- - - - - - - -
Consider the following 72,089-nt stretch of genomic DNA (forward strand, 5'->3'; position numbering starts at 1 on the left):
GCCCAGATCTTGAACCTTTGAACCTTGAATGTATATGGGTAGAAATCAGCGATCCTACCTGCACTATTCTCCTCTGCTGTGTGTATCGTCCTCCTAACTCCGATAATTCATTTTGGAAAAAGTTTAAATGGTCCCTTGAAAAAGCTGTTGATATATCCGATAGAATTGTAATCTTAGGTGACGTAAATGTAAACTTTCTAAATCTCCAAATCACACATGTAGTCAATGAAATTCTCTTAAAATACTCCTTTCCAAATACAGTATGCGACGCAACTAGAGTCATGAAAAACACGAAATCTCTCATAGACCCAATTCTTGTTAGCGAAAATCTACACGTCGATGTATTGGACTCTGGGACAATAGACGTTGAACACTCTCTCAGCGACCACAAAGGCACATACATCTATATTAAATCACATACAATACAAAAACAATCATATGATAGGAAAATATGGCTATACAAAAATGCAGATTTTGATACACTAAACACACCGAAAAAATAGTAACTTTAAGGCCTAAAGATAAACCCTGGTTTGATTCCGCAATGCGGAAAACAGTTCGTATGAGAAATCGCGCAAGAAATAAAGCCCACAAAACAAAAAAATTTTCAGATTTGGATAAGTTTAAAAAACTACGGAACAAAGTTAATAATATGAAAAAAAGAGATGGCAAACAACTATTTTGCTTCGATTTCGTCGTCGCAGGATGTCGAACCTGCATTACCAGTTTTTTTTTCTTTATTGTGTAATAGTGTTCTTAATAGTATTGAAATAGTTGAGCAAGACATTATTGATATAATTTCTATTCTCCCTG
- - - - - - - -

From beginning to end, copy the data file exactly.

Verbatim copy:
Consider the following 72,089-nt stretch of genomic DNA (forward strand, 5'->3'; position numbering starts at 1 on the left):
GCCCAGATCTTGAACCTTTGAACCTTGAATGTATATGGGTAGAAATCAGCGATCCTACCTGCACTATTCTCCTCTGCTGTGTGTATCGTCCTCCTAACTCCGATAATTCATTTTGGAAAAAGTTTAAATGGTCCCTTGAAAAAGCTGTTGATATATCCGATAGAATTGTAATCTTAGGTGACGTAAATGTAAACTTTCTAAATCTCCAAATCACACATGTAGTCAATGAAATTCTCTTAAAATACTCCTTTCCAAATACAGTATGCGACGCAACTAGAGTCATGAAAAACACGAAATCTCTCATAGACCCAATTCTTGTTAGCGAAAATCTACACGTCGATGTATTGGACTCTGGGACAATAGACGTTGAACACTCTCTCAGCGACCACAAAGGCACATACATCTATATTAAATCACATACAATACAAAAACAATCATATGATAGGAAAATATGGCTATACAAAAATGCAGATTTTGATACACTAAACACACCGAAAAAATAGTAACTTTAAGGCCTAAAGATAAACCCTGGTTTGATTCCGCAATGCGGAAAACAGTTCGTATGAGAAATCGCGCAAGAAATAAAGCCCACAAAACAAAAAAATTTTCAGATTTGGATAAGTTTAAAAAACTACGGAACAAAGTTAATAATATGAAAAAAAGAGATGGCAAACAACTATTTTGCTTCGATTTCGTCGTCGCAGGATGTCGAACCTGCATTACCAGTTTTTTTTTCTTTATTGTGTAATAGTGTTCTTAATAGTATTGAAATAGTTGAGCAAGACATTATTGATATAATTTCTATTCTCCCTG